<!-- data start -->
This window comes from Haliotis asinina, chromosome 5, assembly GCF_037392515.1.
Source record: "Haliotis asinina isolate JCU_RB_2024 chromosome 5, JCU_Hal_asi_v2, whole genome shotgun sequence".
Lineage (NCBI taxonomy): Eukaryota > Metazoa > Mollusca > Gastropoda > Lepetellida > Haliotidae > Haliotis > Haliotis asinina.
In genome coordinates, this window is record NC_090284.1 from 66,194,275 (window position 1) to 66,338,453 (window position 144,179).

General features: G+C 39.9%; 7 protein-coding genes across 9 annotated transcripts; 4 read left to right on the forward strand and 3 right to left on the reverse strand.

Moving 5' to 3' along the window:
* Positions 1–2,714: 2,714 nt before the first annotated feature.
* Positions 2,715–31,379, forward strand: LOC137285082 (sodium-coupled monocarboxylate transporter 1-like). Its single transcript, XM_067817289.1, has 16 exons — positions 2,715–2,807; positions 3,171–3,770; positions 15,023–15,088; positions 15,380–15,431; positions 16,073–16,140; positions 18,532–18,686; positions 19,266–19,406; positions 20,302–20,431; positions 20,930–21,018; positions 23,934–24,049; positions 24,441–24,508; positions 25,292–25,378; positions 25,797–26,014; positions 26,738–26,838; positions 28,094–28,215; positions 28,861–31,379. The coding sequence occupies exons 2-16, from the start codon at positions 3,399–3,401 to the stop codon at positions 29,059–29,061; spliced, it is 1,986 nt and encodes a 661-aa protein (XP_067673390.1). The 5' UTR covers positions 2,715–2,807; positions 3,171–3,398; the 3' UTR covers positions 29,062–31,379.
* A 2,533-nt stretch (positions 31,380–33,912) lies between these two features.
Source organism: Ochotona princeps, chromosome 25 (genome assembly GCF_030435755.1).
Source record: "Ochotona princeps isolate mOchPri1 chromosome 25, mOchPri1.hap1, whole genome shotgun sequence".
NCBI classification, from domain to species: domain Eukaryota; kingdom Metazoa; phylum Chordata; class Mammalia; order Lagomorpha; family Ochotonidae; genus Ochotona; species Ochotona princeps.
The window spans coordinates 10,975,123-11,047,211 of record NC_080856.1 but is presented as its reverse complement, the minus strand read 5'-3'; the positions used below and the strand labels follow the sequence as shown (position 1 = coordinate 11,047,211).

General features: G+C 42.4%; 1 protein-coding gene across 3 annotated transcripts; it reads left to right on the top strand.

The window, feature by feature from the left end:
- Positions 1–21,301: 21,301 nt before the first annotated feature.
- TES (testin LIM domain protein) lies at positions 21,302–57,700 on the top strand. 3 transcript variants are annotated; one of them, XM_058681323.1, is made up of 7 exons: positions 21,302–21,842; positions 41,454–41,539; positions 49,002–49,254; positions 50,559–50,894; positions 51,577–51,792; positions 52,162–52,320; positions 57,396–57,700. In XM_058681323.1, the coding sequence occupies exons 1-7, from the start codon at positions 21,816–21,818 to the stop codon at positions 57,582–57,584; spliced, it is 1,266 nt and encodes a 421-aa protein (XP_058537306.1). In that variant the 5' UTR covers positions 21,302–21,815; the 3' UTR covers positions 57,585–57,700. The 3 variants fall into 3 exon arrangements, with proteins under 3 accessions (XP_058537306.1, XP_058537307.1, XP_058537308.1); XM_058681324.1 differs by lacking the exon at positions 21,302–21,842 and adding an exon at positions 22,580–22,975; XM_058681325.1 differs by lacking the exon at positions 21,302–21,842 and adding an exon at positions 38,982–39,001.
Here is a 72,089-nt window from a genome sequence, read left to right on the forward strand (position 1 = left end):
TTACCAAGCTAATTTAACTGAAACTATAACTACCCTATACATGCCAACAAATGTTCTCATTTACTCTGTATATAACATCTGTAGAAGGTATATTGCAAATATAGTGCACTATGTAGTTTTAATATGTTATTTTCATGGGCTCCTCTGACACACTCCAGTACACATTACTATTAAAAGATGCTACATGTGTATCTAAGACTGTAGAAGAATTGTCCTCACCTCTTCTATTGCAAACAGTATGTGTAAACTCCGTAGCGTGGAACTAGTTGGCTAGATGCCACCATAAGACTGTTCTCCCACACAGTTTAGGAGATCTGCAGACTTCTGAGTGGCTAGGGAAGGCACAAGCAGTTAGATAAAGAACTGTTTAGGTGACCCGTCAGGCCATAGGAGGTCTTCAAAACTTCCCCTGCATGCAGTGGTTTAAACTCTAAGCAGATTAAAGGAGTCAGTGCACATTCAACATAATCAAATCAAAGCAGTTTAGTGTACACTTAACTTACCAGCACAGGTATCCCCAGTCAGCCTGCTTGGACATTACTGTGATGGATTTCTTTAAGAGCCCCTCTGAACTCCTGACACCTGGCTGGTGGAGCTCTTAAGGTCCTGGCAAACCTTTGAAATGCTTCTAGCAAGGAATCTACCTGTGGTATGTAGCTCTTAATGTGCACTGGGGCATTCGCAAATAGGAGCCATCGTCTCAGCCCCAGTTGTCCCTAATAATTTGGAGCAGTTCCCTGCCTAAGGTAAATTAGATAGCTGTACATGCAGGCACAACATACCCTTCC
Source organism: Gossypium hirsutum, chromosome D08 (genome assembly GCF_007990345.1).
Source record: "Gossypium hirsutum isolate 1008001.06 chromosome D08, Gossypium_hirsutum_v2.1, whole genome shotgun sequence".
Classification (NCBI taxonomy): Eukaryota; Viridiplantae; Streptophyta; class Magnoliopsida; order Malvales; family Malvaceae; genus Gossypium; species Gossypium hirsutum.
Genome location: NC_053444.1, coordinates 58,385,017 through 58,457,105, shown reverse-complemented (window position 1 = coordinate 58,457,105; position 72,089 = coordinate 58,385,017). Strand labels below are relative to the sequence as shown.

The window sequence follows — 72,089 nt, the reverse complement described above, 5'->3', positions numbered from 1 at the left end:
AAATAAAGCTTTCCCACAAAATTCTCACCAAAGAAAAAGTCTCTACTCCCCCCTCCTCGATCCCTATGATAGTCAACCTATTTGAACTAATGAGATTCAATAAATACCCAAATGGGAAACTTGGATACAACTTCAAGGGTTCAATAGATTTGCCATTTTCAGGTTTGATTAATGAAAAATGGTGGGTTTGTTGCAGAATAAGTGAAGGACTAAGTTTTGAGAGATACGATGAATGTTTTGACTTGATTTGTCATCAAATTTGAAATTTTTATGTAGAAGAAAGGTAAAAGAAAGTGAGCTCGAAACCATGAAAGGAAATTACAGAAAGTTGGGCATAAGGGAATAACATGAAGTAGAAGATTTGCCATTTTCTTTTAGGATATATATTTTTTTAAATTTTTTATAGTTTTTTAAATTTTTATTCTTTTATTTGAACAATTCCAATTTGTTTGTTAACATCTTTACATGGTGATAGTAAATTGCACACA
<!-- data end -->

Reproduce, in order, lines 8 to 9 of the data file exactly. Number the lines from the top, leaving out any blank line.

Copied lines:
* Positions 2,715–31,379, forward strand: LOC137285082 (sodium-coupled monocarboxylate transporter 1-like). Its single transcript, XM_067817289.1, has 16 exons — positions 2,715–2,807; positions 3,171–3,770; positions 15,023–15,088; positions 15,380–15,431; positions 16,073–16,140; positions 18,532–18,686; positions 19,266–19,406; positions 20,302–20,431; positions 20,930–21,018; positions 23,934–24,049; positions 24,441–24,508; positions 25,292–25,378; positions 25,797–26,014; positions 26,738–26,838; positions 28,094–28,215; positions 28,861–31,379. The coding sequence occupies exons 2-16, from the start codon at positions 3,399–3,401 to the stop codon at positions 29,059–29,061; spliced, it is 1,986 nt and encodes a 661-aa protein (XP_067673390.1). The 5' UTR covers positions 2,715–2,807; positions 3,171–3,398; the 3' UTR covers positions 29,062–31,379.
* A 2,533-nt stretch (positions 31,380–33,912) lies between these two features.